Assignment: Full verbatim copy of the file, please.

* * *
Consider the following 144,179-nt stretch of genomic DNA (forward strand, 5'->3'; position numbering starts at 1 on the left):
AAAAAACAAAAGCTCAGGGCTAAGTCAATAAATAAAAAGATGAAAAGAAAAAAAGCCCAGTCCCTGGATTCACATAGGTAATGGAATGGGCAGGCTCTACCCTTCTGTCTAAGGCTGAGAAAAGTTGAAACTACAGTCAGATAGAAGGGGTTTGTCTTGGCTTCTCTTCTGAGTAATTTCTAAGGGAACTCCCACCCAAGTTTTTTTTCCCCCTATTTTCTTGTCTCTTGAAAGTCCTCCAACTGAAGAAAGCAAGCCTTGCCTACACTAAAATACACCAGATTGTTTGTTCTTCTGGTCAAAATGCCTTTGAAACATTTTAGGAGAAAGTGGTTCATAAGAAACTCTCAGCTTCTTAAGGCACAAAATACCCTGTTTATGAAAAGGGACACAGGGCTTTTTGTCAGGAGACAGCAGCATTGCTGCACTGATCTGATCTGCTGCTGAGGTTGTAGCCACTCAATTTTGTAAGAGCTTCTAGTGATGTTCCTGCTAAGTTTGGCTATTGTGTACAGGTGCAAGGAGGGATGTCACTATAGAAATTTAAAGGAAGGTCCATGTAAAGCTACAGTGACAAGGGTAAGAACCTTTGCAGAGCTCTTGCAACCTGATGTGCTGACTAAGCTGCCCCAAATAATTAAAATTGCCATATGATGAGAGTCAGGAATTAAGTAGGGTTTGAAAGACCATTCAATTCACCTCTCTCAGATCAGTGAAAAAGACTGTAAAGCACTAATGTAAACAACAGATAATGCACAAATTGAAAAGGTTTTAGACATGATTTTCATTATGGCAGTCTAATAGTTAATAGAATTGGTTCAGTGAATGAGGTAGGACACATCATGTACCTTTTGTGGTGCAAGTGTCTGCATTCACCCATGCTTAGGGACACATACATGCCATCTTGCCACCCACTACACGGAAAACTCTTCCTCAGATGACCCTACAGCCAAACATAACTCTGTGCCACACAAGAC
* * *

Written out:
Consider the following 144,179-nt stretch of genomic DNA (forward strand, 5'->3'; position numbering starts at 1 on the left):
AAAAAACAAAAGCTCAGGGCTAAGTCAATAAATAAAAAGATGAAAAGAAAAAAAGCCCAGTCCCTGGATTCACATAGGTAATGGAATGGGCAGGCTCTACCCTTCTGTCTAAGGCTGAGAAAAGTTGAAACTACAGTCAGATAGAAGGGGTTTGTCTTGGCTTCTCTTCTGAGTAATTTCTAAGGGAACTCCCACCCAAGTTTTTTTTCCCCCTATTTTCTTGTCTCTTGAAAGTCCTCCAACTGAAGAAAGCAAGCCTTGCCTACACTAAAATACACCAGATTGTTTGTTCTTCTGGTCAAAATGCCTTTGAAACATTTTAGGAGAAAGTGGTTCATAAGAAACTCTCAGCTTCTTAAGGCACAAAATACCCTGTTTATGAAAAGGGACACAGGGCTTTTTGTCAGGAGACAGCAGCATTGCTGCACTGATCTGATCTGCTGCTGAGGTTGTAGCCACTCAATTTTGTAAGAGCTTCTAGTGATGTTCCTGCTAAGTTTGGCTATTGTGTACAGGTGCAAGGAGGGATGTCACTATAGAAATTTAAAGGAAGGTCCATGTAAAGCTACAGTGACAAGGGTAAGAACCTTTGCAGAGCTCTTGCAACCTGATGTGCTGACTAAGCTGCCCCAAATAATTAAAATTGCCATATGATGAGAGTCAGGAATTAAGTAGGGTTTGAAAGACCATTCAATTCACCTCTCTCAGATCAGTGAAAAAGACTGTAAAGCACTAATGTAAACAACAGATAATGCACAAATTGAAAAGGTTTTAGACATGATTTTCATTATGGCAGTCTAATAGTTAATAGAATTGGTTCAGTGAATGAGGTAGGACACATCATGTACCTTTTGTGGTGCAAGTGTCTGCATTCACCCATGCTTAGGGACACATACATGCCATCTTGCCACCCACTACACGGAAAACTCTTCCTCAGATGACCCTACAGCCAAACATAACTCTGTGCCACACAAGAC